Impulse/Unplanned purchases

Techniques to increase impulse/unplanned purchasing

Impulse/Unplanned purchasing is the action of a consumer purchasing a good in which they had not planned to buy as a result of a sudden whim or impulse. These impulse buys account for a significant chunk of the consumer spending. According to a study by Marketing Support, Inc. and Leo J. Shapiro and Associates, about one-third of all consumers make a sizeable impulse buy every week, with an average purchase of $30. By employing techniques to increase the average impulse buy of a consumer, a business can see their average sales grow rapidly over a short period of time.

Marketers and store front owners are able to employ specific techniques in order encourage consumers to make these impulsive buys. Throughout this blog I will identify and provide examples of techniques in which I believe would increase these unplanned sales to the highest potential.

1. Increasing visibility 

Donald R. Lichtenstein, a professor of marketing and associate dean at the University of Colorado Leeds School of Business, told the publication that getting customers to see your product is “the first and most important step in impulse buying.”

In order for a consumer to buy a specific product they must be able to see it! One of the major influences on impulse purchasing is the customers attention being drawn to the specific product and the appealing aspects of this product, which often revolves around the price tag. Increased visibility can be done via the use of signage, using large formats and bright colours attention can be drawn to specific items which may be at a discounted rate.

An example of how businesses are using signage to encourage unplanned buying can be seen in almost all grocery stores. Woolworths uses large isle ends located at the front of the stores to create displays often with bulk stacked goods and yellow signage depicting the was and now prices as well as the percentage or dollar value saved by the customer. Encouraging customers to ‘Save More Everyday’

Front-of-Store-1

 

2. Strategic Positioning 

Like myself I am sure majority of you have given into the temporary lapse of self-control which typically occurs during the moments as you are waiting at the check out to purchase the goods you actually needed where the $1.00 chocolates or half priced gum await. Placing products at the checkout zone is a common and highly effective tactic that pretty much all retail shop fronts use in their marketing set. This tactic has been proven by fact as shoppers who are at the point-of-sale area are already in the mood to buy, so the chances of them making additional purchases are relatively higher.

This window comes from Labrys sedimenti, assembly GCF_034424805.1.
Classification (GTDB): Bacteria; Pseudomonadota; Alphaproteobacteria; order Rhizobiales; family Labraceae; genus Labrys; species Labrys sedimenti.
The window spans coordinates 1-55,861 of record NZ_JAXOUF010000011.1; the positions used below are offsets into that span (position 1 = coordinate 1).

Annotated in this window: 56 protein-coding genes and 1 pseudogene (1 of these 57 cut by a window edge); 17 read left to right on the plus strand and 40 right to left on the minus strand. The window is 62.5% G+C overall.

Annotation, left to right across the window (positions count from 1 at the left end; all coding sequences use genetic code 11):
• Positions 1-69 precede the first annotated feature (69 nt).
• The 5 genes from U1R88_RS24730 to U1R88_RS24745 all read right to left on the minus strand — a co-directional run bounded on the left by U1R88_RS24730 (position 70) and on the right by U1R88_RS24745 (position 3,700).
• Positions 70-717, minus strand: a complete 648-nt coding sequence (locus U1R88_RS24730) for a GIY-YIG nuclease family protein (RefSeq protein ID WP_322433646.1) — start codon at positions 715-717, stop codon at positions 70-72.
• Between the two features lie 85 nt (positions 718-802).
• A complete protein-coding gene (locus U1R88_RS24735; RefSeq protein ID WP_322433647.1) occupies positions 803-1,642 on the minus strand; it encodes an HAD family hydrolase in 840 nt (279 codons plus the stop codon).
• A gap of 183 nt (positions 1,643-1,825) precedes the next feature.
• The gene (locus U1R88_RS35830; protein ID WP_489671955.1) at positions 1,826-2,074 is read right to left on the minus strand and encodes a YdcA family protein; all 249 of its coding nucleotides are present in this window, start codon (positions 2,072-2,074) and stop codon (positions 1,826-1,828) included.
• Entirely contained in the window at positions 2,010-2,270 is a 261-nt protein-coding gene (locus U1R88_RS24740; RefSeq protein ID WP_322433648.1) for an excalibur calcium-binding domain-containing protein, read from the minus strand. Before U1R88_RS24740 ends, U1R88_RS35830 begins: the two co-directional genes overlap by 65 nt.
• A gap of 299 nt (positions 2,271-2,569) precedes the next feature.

An example of a store using strategic positioning would be Victoria Secret, who using display fixtures close to the counter filled with the inexpensive items in the store. This coupled with attractive promotional deals such as buy three get one for free encourages the customers waiting to be served to browse and potentially make an unplanned purchase of the cheaper items at the check out.

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Another example of the use of strategic positioning of products in order to encourage consumers to make unplanned purchases, is by placing a popular product towards the back of the store to encourage consumers to walk past other products which may lead to impulse buys. Grocery stores often also implement this technique with milk.

Merchandising specific products next to complementary goods is another way to encourage impulse buys via the use of strategic positioning. For example a retail outlet selling furniture will often merchandise ‘ranges’ including a dining table, matching dining chairs, buffets and entertainment units all in the same room sets in order to provoke consumers to purchase a number of matching furniture pieces rather then separates.

3. Consumers phycological triggers 

Adhering to consumers phycological being is a way in which marketers can entice impulse buys.

  • Urgency – The use of promotions that pronounce limited stock offers and wording such as ‘hurry offer ends soon’ creates a sense of urgency for the customer and can contribute to impulse buys as often the consumer does not have time to “think about it”
  • Value – Emphasising the value to customers is another way in which to force impulse buying, buy one get one free offers, or spend and save offers set the consumers mind set to the fact they are getting products for free or saving money when purchasing more.
  • Testers and return policies – By letting a consumer trial the purchase before they buy or giving them the option to return the item will often encourage the consumer to purchase the item without having to much thought behind it. NChannel.coms economic statistics state that 18% of consumers that are unhappy with a product they have purchased will not return the item back to the store, instead will disregard of keep but not use. 

 

References

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